"The hurts inflicted during my early years in this country enabled me to be sensitive to those who are marginalized by the so-called mainstream," it read. "The lessons you taught me and the insight you gave me I carry with me to the CSU system where I hope that your messages and those of our own LGBT communities will continue to build a safe and enriching environment for every member of the queer community."
As an institution, UC Riverside has been at the forefront of LGBT progress. In 1993, the school established the first professionally-staffed campus LGBT resource center west of Iowa and in 1996 the school became the first in the state to offer a LGBT studies minor. In 2005, UCR became the first public institution in the nation to offer a gender-neutral housing option to all students. As a system, the University of California provides domestic partner health and retirement benefits and transgender-inclusive health insurance for all employees and students. UCR has hosted the 2003 and 2007 Western Regional LGBTQIA College Conference and also the 2011 Queer People of Color Conference.
Tubbs credited students for many of UCR's accomplishments. "We wouldn't have Stonewall Hall nor Gender Neutral Housing without the proposal submitted by members of Students for the Equality of Queers, or SEQs. We wouldn't have gained trans-inclusive health insurance for students without the brave testimony of transgender students to the campus health committees. They sparked the changes that administrators implemented."
For information on the conference, visit their website at http://uq.ucr.edu.
Additional Comments from Founding Directors
"At one count, UCLA had 24 - yes, 24 - different LGBT organizations, mostly for students. Some were organized around racial/ethnic backgrounds, others according to student, faculty or staff affiliation, and others according to particular schools or majors. We worked with all of them, and with many allied groups as well. I would like to say to today's UCLA students: In the end, all the struggles, all the protests, all the meetings, all the studies and hard work and tears and happiness are about who we are, and who we love. Whoever you are, and whomever you love, take a moment to be proud of yourself, and celebrate yourself and your communities."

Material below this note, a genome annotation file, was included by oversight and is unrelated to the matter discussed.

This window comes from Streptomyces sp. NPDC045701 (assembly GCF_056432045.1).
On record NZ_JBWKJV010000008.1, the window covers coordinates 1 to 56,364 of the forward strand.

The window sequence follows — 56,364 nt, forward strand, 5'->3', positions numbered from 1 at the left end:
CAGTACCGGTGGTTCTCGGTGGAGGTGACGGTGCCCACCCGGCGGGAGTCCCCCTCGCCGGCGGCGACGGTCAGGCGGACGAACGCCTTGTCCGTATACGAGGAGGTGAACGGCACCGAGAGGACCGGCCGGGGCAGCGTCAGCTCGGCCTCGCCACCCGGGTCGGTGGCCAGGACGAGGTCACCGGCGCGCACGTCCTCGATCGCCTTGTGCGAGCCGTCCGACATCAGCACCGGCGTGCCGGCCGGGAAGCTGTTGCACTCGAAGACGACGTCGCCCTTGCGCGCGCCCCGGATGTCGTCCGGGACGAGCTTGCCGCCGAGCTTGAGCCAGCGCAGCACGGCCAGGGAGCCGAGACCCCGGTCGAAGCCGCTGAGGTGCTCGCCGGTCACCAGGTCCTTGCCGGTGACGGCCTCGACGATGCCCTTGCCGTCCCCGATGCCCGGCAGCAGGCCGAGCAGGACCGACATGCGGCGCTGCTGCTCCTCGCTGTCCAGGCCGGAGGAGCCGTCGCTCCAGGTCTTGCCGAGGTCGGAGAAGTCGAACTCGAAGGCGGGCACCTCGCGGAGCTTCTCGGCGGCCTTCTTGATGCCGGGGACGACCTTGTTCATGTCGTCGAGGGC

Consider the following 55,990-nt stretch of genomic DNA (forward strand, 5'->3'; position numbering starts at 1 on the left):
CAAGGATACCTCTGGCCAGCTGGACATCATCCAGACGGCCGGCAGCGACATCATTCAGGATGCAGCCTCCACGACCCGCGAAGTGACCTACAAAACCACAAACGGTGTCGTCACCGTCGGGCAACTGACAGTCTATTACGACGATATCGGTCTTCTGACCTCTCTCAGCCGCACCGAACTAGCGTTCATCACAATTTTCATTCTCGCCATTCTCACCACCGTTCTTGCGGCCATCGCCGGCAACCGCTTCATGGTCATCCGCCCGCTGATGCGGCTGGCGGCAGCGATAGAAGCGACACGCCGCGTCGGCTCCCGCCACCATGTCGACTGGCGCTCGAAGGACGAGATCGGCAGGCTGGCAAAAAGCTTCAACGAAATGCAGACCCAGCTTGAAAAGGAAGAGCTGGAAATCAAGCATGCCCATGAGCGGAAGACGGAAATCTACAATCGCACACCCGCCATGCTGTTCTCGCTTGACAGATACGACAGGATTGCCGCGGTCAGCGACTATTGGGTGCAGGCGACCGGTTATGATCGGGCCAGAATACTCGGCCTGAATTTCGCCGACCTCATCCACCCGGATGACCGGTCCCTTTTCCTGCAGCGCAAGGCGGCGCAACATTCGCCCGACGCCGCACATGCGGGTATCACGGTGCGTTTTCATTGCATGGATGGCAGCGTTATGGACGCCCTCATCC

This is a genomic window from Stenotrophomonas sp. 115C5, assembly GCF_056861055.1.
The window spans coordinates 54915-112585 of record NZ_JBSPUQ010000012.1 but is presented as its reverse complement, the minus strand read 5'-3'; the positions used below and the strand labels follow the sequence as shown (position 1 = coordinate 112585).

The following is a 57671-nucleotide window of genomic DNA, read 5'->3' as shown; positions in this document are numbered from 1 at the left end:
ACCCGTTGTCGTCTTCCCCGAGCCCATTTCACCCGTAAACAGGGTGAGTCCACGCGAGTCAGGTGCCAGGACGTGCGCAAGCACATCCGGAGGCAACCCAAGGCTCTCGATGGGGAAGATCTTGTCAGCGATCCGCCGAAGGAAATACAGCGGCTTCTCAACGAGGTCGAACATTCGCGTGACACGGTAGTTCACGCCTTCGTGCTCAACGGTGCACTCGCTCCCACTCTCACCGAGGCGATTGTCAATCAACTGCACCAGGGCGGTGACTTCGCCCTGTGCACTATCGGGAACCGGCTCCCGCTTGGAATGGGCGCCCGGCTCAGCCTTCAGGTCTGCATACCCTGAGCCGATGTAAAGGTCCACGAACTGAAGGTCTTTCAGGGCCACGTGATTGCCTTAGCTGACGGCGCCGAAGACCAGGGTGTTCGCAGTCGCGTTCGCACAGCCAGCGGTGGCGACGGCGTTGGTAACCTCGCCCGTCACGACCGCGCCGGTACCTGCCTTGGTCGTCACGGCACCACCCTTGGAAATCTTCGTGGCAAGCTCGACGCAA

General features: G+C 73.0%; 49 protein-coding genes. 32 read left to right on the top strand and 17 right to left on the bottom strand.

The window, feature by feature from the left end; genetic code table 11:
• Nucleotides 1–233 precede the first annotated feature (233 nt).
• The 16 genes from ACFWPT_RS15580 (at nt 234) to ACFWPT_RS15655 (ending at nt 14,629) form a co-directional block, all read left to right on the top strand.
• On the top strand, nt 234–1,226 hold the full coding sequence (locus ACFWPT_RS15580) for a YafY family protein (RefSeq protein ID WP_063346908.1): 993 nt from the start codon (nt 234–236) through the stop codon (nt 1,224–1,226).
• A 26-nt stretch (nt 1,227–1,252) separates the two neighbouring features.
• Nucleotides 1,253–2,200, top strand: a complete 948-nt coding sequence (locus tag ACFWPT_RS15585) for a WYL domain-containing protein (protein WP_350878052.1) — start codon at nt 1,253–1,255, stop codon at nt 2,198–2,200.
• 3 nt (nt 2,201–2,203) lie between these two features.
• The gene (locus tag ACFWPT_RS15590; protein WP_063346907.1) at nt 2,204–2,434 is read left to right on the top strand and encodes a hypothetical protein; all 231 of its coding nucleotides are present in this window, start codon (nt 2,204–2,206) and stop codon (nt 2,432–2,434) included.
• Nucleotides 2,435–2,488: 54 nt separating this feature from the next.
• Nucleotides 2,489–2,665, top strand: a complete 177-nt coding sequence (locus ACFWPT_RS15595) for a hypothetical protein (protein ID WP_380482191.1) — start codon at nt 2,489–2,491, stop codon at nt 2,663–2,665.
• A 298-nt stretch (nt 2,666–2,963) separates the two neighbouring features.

Charles Outcalt -- founding director of UCLA LGBT Center, 1995 to 1997
Today, Charles lives in London with his partner and his three children.
"The center at UC Davis, is a hub of student experience, education, support, outreach and action. It also has grown and developed over the years and ensures and place for work to continue to support students and work to ensure campus climate is supportive for all LGBTA campus constituents and alumni."
Allison Subasic -- founding director of UC Davis LGBTA Center, 1999-2001,
Current director of the LGBTA Student Resource Center at The Pennsylvania State University.
"Prior to the formal founding of the Cantú Queer Center at UC Santa Cruz in 1997, queer students were emerging from hostile high school environments onto our campus with few coordinated resources and no safe and accessible queer-centric space in which to heal and explore their sexualities and genders. Queer and questioning students received no consistent guidance from professional staff. The UCSC campus community rarely benefited from queer cultural programming. Prior to the professionally staffed centers, queer faculty were often closeted until tenure. Domestic partners of GLB staff and faculty had no access to health or retirement benefits that their heterosexual colleagues enjoyed. Transgender students, staff, and faculty paid for all of their transition needs out-of-pocket. It has largely been the center directors who have led the movement for GLBTI equity within the UC system over the past twenty years and who continue to do so today. The impact of our collective advocacy has been significant.
One critical challenge is to stave off budget driven reorganizations impacting some of our queer resource centers. The Cantú Queer Center at UC Santa Cruz is losing one of its two professional staff members-and our only staff person of color. On a campus where nearly one in five students identifies as queer, this downsizing will have a large negative impact on our capacity to provide safety net services and queer cultural programs to our students, staff, faculty, and alumni."
Deborah Abbott, founding director of the Cantú Queer Center at UC Santa Cruz, 1997 to present